Earlier this year, Francesco Stellacci announced that his group had developed a material that can suck 20 times its weight in oil out of a sample of water. The material could be used to clean up massive crude spills, and chemist Joerg Lahann of the University of Michigan called the work a blueprint for scientists who hope to design nanomaterials that protect the environment. Yet Stellacci doesn’t consider this his best work. He’s excited about tricking cells.
Stellacci’s first major step came in 2003, when he created a peculiar coating for metallic nanoparticles. He had been wondering what would happen if hydrophilic, or water-loving, molecules, and their opposites, hydrophobes, were stuck together on the surface of a nanosize sphere. So he ran an experiment and found that the molecules self-organized into alternating stripes, like lines of latitude on a globe. A belt of tiny, spherical hydrophilic molecules sat atop a band of hydrophobes, and so on from top to bottom.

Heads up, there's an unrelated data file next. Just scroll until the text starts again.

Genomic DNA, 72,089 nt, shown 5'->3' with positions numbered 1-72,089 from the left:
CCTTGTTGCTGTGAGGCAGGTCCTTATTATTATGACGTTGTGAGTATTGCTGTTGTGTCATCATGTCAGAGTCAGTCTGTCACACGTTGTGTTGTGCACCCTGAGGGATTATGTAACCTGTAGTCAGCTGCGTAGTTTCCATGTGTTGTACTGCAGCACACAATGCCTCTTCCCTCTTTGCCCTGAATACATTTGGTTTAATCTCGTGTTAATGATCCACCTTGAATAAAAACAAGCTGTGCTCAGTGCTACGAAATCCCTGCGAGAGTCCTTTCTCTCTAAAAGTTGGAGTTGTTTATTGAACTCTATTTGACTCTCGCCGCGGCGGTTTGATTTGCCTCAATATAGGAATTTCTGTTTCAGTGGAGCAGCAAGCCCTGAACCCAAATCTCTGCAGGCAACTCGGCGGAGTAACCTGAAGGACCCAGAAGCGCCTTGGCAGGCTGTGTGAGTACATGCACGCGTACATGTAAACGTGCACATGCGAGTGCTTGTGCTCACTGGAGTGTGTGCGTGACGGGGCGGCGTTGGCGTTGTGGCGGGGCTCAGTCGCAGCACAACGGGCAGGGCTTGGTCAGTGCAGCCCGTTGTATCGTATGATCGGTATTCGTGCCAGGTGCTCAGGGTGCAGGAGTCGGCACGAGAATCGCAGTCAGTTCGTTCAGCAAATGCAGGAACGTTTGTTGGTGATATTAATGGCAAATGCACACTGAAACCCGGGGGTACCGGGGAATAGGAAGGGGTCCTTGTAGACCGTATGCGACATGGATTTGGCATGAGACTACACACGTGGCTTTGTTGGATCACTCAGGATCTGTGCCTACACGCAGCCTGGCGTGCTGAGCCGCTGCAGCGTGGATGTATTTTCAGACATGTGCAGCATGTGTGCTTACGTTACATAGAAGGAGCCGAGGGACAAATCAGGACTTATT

These stripes are not only aesthetically attractive, they gave his particles new properties. Typically, when materials try to enter a cell, they either get swallowed up and spat out, or they damage it by poking a hole in its membrane. But Stellacci’s striped nanoparticles slipped right in. “The cell has a security system,” he says, “and somehow my particles trick it.”
He hasn’t figured out how this works, but he has shown that the particles could improve drug delivery by giving molecules safe passage into cells. This finding, along with the oil-absorbing material and a new genetic testing technique he developed, has his contemporaries buzzing. “From time to time you see those big leaps in science,” Lahann says. “Francesco is one of those people who has taken several big leaps.”
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